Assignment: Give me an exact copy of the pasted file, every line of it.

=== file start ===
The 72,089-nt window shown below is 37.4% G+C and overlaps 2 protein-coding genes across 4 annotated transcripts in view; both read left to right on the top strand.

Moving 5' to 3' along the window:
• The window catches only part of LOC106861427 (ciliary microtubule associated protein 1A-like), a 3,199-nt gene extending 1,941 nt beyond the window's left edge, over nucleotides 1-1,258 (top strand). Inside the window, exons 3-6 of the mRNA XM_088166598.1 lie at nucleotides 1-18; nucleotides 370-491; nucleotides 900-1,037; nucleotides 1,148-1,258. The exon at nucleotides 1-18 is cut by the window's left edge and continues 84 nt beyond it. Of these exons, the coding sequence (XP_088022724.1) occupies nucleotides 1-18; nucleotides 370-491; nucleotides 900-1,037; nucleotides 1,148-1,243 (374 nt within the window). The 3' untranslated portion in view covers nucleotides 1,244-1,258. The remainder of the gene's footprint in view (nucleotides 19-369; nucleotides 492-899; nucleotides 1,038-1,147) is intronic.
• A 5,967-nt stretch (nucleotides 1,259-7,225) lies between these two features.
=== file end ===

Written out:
The 72,089-nt window shown below is 37.4% G+C and overlaps 2 protein-coding genes across 4 annotated transcripts in view; both read left to right on the top strand.

Moving 5' to 3' along the window:
• The window catches only part of LOC106861427 (ciliary microtubule associated protein 1A-like), a 3,199-nt gene extending 1,941 nt beyond the window's left edge, over nucleotides 1-1,258 (top strand). Inside the window, exons 3-6 of the mRNA XM_088166598.1 lie at nucleotides 1-18; nucleotides 370-491; nucleotides 900-1,037; nucleotides 1,148-1,258. The exon at nucleotides 1-18 is cut by the window's left edge and continues 84 nt beyond it. Of these exons, the coding sequence (XP_088022724.1) occupies nucleotides 1-18; nucleotides 370-491; nucleotides 900-1,037; nucleotides 1,148-1,243 (374 nt within the window). The 3' untranslated portion in view covers nucleotides 1,244-1,258. The remainder of the gene's footprint in view (nucleotides 19-369; nucleotides 492-899; nucleotides 1,038-1,147) is intronic.
• A 5,967-nt stretch (nucleotides 1,259-7,225) lies between these two features.